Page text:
Pakistan - A young country with many leaders. Did they all fail?

Term Paper, 2005

20 Pages, Grade: 2,0



Wissenschaftliche Seminararbeit
“Pakistan – a young country with many leaders:
Did they all fail?”

1 Introduction

2 Emergence of a country – the great forefathers Muhammad Iqbal, Muhammad Ali Jinnah and the theory of two nations

3 The evolution of a constitution – political changes and their influence on the constitution
3.1 General problems in creating a Pakistani constitution

4 Pakistan under its different leaders
4.1 The Khan's: Liaqat Ali, Ayub and Yahya Khan
4.2 Zulfikar Ali Bhutto
4.3 Zia-ul-Haq
4.4 Benazir Bhutto and Nawaz Sharif
4.5 Pervez Musharraf

5 The Constitution: How it worked throughout time

7 Summary


Table of Abbreviations

1 Introduction

Writing an essay about a constitution which has undergone as many changes as Pakistan's did is not an easy task. One cannot look at a final product just stating what the current situation is and how people do get along with it. Understanding any constitution and especially the Pakistani one is a complex process of drawing a picture of history – a history of a religion, a history of a people and a history of lasting political changes. Trying to understand the Pakistani constitution is trying to understand how this constitution evolved; trying to understand why the Pakistanis are more content under the current dictatorship of Pervez Musharraf than they have been for a long time before; trying to understand the evolution of one of the world religions, namely Islam, and how it influenced the constitution; trying to get an understanding of what happened in this country. After having read this essay one will most probably come to the conclusion that this constitution is in no way finished, that it will undergo changes for the next 58 years as it has done for the last 58 years. Another conclusion will be that to date almost all of the Pakistani leaders failed in one way or the other.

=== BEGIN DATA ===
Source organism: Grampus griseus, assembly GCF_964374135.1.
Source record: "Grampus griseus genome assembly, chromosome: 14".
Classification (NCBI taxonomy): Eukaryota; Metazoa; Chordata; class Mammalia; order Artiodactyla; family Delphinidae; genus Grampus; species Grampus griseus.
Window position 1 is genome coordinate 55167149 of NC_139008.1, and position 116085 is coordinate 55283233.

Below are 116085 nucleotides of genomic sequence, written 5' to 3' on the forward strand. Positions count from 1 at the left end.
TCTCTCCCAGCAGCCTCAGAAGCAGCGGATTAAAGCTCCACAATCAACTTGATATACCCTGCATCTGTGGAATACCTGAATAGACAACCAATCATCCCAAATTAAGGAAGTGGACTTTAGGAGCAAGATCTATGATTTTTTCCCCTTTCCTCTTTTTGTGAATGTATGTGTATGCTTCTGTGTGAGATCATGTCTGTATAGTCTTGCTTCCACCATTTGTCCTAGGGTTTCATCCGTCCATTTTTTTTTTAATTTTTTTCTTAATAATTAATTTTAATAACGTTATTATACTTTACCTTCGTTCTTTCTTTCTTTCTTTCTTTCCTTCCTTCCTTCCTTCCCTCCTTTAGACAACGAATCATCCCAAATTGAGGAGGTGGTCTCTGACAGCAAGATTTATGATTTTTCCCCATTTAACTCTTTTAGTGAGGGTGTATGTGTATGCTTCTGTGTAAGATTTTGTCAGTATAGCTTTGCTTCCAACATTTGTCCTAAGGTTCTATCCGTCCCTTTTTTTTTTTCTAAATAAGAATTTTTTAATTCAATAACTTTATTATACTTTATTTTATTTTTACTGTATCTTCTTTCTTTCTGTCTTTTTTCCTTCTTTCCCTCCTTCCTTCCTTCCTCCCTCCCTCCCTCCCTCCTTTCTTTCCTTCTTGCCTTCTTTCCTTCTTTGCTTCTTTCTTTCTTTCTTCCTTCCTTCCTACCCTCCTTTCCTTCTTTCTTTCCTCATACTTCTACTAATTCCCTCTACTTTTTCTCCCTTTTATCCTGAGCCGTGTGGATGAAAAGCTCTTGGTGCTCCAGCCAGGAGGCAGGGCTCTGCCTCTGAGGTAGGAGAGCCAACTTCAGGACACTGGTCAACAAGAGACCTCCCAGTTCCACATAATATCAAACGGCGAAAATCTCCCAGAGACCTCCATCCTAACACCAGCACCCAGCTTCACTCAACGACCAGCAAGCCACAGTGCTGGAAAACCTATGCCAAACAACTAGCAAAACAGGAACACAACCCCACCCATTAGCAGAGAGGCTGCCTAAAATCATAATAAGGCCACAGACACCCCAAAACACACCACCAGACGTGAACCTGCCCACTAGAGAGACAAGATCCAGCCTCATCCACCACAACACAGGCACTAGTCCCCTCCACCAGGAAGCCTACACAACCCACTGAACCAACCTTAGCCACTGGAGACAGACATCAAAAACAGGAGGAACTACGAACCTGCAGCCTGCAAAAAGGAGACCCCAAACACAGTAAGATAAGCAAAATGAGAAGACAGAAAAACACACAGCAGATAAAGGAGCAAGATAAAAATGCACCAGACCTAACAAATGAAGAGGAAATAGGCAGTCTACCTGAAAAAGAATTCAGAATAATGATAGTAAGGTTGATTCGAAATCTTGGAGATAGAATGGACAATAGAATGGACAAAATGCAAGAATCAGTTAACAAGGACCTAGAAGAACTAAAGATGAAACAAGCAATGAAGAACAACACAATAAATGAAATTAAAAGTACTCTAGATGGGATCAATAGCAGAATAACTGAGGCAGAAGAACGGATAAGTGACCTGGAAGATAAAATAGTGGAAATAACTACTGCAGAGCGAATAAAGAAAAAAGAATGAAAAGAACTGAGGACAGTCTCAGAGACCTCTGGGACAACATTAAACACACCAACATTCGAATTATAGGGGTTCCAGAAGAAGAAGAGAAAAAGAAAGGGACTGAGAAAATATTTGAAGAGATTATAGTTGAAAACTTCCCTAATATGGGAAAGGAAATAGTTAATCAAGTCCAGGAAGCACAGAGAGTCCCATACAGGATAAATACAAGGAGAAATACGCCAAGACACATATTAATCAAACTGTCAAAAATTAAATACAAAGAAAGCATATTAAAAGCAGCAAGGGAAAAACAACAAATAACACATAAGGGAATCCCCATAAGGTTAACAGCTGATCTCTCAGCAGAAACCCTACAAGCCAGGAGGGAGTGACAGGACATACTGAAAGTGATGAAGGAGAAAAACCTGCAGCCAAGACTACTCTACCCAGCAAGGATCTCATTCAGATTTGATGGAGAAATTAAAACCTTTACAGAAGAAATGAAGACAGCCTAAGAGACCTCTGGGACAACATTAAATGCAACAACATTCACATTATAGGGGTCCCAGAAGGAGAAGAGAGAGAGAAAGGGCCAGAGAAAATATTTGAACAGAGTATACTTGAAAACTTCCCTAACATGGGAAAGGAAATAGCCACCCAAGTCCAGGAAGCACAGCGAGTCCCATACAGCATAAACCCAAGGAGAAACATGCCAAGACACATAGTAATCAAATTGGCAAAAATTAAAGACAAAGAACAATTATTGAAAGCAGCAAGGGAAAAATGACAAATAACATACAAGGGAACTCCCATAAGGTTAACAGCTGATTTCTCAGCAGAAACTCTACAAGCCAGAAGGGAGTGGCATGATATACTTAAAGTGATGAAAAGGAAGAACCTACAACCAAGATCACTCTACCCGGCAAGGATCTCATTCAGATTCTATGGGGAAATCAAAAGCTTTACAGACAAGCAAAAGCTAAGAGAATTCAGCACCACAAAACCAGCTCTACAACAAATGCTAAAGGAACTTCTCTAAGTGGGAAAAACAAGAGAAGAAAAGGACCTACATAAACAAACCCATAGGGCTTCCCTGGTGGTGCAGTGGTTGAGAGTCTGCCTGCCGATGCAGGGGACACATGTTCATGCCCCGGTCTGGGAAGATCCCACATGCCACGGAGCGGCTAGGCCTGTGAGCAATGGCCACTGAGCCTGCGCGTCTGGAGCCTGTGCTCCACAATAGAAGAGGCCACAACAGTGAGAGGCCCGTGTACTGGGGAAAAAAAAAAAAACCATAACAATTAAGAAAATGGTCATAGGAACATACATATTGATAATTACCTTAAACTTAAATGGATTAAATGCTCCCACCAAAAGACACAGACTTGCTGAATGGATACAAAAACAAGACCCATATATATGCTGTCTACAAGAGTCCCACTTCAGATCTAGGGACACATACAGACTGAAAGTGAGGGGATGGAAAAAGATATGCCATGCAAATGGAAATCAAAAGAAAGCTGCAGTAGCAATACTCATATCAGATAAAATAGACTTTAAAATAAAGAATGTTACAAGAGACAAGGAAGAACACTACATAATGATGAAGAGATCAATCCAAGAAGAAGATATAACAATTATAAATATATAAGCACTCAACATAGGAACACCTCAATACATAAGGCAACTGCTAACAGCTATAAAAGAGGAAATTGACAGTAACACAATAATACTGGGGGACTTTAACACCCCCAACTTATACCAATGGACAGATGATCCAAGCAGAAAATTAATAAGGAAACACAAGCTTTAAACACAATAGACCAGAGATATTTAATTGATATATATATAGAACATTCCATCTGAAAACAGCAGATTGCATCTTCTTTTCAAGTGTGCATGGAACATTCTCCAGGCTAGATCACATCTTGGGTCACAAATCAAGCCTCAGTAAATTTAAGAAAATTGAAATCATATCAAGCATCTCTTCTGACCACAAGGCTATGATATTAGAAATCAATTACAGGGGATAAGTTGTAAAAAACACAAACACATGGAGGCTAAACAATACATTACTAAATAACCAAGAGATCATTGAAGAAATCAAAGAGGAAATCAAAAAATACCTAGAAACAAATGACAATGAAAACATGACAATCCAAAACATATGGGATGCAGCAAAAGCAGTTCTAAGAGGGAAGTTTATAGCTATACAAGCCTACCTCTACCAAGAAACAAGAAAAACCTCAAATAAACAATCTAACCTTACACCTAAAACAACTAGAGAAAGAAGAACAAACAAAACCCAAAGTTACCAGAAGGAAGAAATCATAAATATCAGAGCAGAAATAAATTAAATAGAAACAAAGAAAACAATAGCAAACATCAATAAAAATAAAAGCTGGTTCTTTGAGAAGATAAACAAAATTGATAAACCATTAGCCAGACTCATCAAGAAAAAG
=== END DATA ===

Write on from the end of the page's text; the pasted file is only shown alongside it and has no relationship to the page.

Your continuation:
In the following the historical background that established the framework for the country that we look at today will be described – a country ruled by a self proclaimed military dictator; a country with a per capita income of 700 $[1] per annum; a country which is at constant struggle with its nearest neighbours, namely India and Afghanistan – and relations to Iran and China haven't always been the best as well; a country that has been dependent on subsidies of Western nations, especially the United States for decades; a country that suffers from deep inner disruptions between fundamentalists and moderate or more liberal, more democratic Muslims; but most of all, a very young country still searching for its very own way to become an "Islamic democracy" one day.

In order to outline the historical development of Pakistan and finally describe the current situation of this nation I will go into detail about every legislative period, which important amendments to the constitution were made during that span of time and what the effects on the people were always taking in account the most controversial subject of religion and how it was exercised by the leaders.

2 Emergence of a country – the great forefathers Muhammad Iqbal, Muhammad Ali Jinnah and the theory of two nations